One thing I absolutely hate is when say, the issue du jour is about money ( a volatile subject by itself), and then the other person then brings up past arguments to throw into the mix.  For every disagreement or argument, there needs to be a beginning, a middle and an end.  Far too often and in too many cases, there is never an end, and so the cycle repeats itself.  It seems that the consequence is never doled out, and is left to linger, only to be brought up over and over again.  My feeling is that this somehow stems from parenting, where the parent says, you're grounded for a month, then, two days later, they forgot they said that and things go on as before.

In a perfect world, there would always be calmness and resolution.  But, not in our lifetime.

muley84 profile image

muley84 7 years ago from Miami,FL Author

Hi Trish, thanks for your thought filled comment. I do believe empathy can be learned, but first we need to learn to take our personal blinders off and notice that other people have needs and feelings. The hard part is not focusing on your needs and feelings all of the time. We can learn to relate to others, when we truly start to care about others. It all starts with learning to love your self.

trish1048 profile image

trish1048 7 years ago

I hear you about the personal blinders. Far too many people are self-focused, and have adopted the attitude 'it's all about me, me, me'. Wrong. Stepping outside ones self is sometimes difficult when you're in the middle of something. I have even noticed in children, when it is explained to them to not do something because it isn't nice, and ask them how they would feel if it happened to them, they don't seem to get it. They are too caught up in their feeling slighted or hurt, and don't hear a word you say. It is with great hope that once the situation has calmed down, that they can then think about what happened and try to put themselves in someone else's place.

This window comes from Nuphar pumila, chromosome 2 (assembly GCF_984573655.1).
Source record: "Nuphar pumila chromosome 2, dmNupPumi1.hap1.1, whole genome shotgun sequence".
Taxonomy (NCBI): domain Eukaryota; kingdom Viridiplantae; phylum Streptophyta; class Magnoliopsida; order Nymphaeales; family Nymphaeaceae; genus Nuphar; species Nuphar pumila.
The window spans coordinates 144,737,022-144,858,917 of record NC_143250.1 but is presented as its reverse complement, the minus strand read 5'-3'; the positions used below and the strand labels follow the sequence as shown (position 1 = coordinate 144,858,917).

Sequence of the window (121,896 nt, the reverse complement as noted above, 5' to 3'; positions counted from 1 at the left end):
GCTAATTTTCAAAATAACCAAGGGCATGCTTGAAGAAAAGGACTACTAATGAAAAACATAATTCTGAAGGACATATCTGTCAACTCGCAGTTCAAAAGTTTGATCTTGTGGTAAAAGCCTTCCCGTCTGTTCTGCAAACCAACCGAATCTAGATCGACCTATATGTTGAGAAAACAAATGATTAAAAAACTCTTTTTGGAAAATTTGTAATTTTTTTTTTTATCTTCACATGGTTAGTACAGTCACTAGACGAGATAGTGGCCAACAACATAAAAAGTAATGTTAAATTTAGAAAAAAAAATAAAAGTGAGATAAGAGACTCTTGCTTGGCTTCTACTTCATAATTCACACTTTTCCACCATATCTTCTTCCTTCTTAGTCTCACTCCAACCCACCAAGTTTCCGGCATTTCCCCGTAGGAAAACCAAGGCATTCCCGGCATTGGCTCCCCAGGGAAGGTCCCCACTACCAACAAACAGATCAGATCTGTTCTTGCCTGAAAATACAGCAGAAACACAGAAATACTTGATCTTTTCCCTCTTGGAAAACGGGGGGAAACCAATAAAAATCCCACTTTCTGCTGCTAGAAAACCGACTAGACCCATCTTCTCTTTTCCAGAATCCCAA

Also, learning to love ones self is not an easy undertaking. Especially for those who were raised in negativity, like being told you're not good enough, you didn't try hard enough, or, why can't you be like so and so? It takes a strong person to deflect that kind of thinking and criticism, and still come out on top.

muley84 profile image

muley84 7 years ago from Miami,FL Author

you are so right Trish! It is perhaps the hardest lesson to learn, the lesson to love yourself. All religions have some kind of built in shame, or guilt factor worked into their followers, that it is very hard to realize it is all bull shit to try and keep you under their control. If you can learn to love yourself, and accept yourself; you have the hardest problem solved. Only by learning to love yourself can you really learn how to love others in the same way God does. peace, mike

trish1048 profile image

trish1048 7 years ago

hi muley,

Not only in religion but in parents as well.  Who, when you come down to it probably learned it from their religion anyway.  Sad to say, it worked far too often. 

Irene 5 years ago

Empathy is also a sign of maturity. Even nations can act like spoiled children. Great post! Sort of a "stop and smell the roses, but instead of slowing down for life, slow down and try to experience someone else's life.

muley84 profile image

muley84 5 years ago from Miami,FL Author

Hi Irene! I agree with you. Thanks for the kind words, and the twitter boost. Mike